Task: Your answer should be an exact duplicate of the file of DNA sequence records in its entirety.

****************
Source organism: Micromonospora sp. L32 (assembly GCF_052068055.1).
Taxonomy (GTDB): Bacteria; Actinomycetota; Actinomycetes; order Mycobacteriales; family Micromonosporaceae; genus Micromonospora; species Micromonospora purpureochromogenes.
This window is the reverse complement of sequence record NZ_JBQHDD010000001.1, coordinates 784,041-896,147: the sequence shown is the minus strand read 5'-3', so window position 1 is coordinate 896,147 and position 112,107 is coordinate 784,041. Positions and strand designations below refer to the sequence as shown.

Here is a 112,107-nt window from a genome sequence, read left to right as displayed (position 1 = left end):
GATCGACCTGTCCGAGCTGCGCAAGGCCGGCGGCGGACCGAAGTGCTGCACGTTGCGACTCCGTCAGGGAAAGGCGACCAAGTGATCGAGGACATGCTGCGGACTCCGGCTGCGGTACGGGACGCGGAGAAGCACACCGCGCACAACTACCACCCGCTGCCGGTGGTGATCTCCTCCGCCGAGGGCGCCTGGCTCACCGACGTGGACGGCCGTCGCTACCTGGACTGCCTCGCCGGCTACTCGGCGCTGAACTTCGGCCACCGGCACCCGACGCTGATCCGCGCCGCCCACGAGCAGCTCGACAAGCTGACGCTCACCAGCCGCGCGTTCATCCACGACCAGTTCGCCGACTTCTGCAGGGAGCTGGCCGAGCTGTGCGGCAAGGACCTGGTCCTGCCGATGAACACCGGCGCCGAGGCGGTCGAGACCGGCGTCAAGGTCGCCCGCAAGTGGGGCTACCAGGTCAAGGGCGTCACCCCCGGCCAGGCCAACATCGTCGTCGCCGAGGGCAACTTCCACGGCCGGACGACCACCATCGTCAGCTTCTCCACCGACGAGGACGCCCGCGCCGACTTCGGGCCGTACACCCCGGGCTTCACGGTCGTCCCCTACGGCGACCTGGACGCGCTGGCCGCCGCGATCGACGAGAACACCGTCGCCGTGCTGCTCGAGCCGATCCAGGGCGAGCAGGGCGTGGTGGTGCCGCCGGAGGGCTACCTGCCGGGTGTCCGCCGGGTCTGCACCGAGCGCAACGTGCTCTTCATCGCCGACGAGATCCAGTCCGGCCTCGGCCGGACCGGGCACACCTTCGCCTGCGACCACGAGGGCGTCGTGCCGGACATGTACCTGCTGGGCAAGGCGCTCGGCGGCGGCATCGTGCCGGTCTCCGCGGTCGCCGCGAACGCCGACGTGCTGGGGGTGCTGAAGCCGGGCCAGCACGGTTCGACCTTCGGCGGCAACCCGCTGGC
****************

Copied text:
Source organism: Micromonospora sp. L32 (assembly GCF_052068055.1).
Taxonomy (GTDB): Bacteria; Actinomycetota; Actinomycetes; order Mycobacteriales; family Micromonosporaceae; genus Micromonospora; species Micromonospora purpureochromogenes.
This window is the reverse complement of sequence record NZ_JBQHDD010000001.1, coordinates 784,041-896,147: the sequence shown is the minus strand read 5'-3', so window position 1 is coordinate 896,147 and position 112,107 is coordinate 784,041. Positions and strand designations below refer to the sequence as shown.

Here is a 112,107-nt window from a genome sequence, read left to right as displayed (position 1 = left end):
GATCGACCTGTCCGAGCTGCGCAAGGCCGGCGGCGGACCGAAGTGCTGCACGTTGCGACTCCGTCAGGGAAAGGCGACCAAGTGATCGAGGACATGCTGCGGACTCCGGCTGCGGTACGGGACGCGGAGAAGCACACCGCGCACAACTACCACCCGCTGCCGGTGGTGATCTCCTCCGCCGAGGGCGCCTGGCTCACCGACGTGGACGGCCGTCGCTACCTGGACTGCCTCGCCGGCTACTCGGCGCTGAACTTCGGCCACCGGCACCCGACGCTGATCCGCGCCGCCCACGAGCAGCTCGACAAGCTGACGCTCACCAGCCGCGCGTTCATCCACGACCAGTTCGCCGACTTCTGCAGGGAGCTGGCCGAGCTGTGCGGCAAGGACCTGGTCCTGCCGATGAACACCGGCGCCGAGGCGGTCGAGACCGGCGTCAAGGTCGCCCGCAAGTGGGGCTACCAGGTCAAGGGCGTCACCCCCGGCCAGGCCAACATCGTCGTCGCCGAGGGCAACTTCCACGGCCGGACGACCACCATCGTCAGCTTCTCCACCGACGAGGACGCCCGCGCCGACTTCGGGCCGTACACCCCGGGCTTCACGGTCGTCCCCTACGGCGACCTGGACGCGCTGGCCGCCGCGATCGACGAGAACACCGTCGCCGTGCTGCTCGAGCCGATCCAGGGCGAGCAGGGCGTGGTGGTGCCGCCGGAGGGCTACCTGCCGGGTGTCCGCCGGGTCTGCACCGAGCGCAACGTGCTCTTCATCGCCGACGAGATCCAGTCCGGCCTCGGCCGGACCGGGCACACCTTCGCCTGCGACCACGAGGGCGTCGTGCCGGACATGTACCTGCTGGGCAAGGCGCTCGGCGGCGGCATCGTGCCGGTCTCCGCGGTCGCCGCGAACGCCGACGTGCTGGGGGTGCTGAAGCCGGGCCAGCACGGTTCGACCTTCGGCGGCAACCCGCTGGC